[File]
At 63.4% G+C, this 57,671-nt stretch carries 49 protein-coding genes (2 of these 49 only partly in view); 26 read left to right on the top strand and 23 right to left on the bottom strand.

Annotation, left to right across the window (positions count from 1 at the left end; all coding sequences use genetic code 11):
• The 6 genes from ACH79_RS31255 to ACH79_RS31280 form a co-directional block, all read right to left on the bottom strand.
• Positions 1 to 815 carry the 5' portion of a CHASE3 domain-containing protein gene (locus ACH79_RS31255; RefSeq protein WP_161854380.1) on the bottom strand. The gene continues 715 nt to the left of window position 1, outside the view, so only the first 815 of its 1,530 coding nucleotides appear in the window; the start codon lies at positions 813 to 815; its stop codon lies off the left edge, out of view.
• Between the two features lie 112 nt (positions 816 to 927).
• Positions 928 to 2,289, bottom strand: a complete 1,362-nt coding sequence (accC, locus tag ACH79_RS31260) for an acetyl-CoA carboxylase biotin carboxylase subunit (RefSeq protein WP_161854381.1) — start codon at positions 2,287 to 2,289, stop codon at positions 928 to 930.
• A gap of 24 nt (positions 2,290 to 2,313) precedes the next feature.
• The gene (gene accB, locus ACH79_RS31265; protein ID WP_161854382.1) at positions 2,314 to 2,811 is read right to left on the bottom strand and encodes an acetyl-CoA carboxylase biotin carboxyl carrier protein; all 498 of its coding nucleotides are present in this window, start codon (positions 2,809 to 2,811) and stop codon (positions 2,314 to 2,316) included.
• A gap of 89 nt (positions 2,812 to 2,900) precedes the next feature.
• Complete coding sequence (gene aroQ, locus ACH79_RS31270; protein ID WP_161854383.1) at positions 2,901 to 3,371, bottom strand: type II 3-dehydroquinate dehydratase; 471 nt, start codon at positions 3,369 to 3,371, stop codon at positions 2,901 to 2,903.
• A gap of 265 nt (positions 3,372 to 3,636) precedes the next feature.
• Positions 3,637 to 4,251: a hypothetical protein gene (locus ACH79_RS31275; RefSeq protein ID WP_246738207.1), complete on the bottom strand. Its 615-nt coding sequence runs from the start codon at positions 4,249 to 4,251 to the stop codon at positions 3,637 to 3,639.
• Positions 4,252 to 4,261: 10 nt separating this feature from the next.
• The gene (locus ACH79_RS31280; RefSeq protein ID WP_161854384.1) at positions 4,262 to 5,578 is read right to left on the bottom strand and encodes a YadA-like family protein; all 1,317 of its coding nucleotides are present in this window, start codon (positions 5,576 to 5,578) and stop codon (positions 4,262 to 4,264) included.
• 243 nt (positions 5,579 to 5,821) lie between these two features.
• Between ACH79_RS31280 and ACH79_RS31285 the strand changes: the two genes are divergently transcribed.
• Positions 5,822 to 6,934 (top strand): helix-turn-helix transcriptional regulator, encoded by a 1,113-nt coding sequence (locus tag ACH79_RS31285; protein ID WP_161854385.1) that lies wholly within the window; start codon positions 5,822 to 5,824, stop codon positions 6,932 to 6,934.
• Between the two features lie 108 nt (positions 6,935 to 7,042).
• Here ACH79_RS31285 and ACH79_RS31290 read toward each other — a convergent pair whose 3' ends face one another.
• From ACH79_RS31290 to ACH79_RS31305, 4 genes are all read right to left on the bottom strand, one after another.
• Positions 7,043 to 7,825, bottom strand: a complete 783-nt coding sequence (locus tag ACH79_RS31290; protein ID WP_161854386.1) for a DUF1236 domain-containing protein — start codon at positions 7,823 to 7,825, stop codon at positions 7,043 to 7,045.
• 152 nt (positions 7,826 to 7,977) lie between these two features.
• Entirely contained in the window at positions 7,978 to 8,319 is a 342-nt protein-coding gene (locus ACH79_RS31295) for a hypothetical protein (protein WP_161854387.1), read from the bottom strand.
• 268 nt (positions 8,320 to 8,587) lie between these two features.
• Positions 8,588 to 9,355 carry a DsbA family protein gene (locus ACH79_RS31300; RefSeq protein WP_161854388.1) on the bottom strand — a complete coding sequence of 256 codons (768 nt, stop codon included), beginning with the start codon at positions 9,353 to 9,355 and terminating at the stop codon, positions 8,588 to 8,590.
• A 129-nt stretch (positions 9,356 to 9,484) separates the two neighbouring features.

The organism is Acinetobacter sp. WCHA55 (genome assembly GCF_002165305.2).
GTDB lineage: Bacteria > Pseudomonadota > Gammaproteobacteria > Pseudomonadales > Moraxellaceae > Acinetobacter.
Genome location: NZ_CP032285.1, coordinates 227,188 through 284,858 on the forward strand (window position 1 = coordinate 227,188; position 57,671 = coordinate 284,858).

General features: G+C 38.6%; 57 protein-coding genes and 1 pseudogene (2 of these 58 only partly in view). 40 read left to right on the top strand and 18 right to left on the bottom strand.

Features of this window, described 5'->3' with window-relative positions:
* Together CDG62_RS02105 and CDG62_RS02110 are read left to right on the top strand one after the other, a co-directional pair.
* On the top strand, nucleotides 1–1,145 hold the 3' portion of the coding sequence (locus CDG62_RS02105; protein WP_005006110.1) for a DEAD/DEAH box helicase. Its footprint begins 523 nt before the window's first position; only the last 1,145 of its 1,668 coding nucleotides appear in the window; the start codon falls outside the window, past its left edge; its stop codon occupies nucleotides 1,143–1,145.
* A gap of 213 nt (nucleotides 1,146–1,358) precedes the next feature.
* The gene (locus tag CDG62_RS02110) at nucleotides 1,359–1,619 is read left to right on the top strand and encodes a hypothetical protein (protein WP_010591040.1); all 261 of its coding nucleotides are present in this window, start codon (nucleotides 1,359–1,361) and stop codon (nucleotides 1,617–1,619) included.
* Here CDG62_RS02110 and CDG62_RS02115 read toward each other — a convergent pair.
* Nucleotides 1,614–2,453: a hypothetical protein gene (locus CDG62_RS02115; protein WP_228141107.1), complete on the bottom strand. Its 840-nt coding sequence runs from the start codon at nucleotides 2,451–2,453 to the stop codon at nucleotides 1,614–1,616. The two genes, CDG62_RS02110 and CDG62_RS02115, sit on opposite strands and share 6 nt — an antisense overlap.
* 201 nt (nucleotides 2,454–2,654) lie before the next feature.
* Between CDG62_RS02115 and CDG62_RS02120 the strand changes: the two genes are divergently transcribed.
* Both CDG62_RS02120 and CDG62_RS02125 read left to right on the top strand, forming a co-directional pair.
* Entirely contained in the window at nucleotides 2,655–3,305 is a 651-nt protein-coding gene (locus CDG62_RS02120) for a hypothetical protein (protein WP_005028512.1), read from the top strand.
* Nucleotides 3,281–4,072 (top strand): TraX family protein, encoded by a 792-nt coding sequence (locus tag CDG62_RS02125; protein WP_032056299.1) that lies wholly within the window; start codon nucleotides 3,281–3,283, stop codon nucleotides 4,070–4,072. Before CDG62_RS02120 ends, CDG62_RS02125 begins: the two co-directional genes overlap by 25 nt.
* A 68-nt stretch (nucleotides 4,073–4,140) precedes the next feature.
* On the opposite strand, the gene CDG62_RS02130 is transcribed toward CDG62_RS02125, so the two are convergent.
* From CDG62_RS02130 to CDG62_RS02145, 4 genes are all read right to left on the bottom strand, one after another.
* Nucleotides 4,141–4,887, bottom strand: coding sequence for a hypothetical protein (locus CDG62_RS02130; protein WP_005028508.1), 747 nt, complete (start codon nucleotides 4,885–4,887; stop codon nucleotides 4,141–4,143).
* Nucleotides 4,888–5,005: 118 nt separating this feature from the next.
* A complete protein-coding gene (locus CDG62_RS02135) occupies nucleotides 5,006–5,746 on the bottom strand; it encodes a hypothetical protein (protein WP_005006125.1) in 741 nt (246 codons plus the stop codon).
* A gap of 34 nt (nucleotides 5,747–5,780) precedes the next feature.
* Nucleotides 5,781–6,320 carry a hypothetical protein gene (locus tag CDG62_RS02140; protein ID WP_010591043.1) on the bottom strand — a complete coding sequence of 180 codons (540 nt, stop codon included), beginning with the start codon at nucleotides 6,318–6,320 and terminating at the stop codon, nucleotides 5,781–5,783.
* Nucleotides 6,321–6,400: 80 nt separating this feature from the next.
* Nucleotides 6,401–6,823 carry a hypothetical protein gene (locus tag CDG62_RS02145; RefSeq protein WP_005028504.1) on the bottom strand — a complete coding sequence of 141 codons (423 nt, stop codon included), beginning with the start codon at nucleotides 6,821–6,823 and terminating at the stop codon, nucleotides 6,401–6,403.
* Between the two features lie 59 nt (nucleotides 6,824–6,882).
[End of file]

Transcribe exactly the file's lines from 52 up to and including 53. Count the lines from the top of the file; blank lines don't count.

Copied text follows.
* Nucleotides 6,401–6,823 carry a hypothetical protein gene (locus tag CDG62_RS02145; RefSeq protein WP_005028504.1) on the bottom strand — a complete coding sequence of 141 codons (423 nt, stop codon included), beginning with the start codon at nucleotides 6,821–6,823 and terminating at the stop codon, nucleotides 6,401–6,403.
* Between the two features lie 59 nt (nucleotides 6,824–6,882).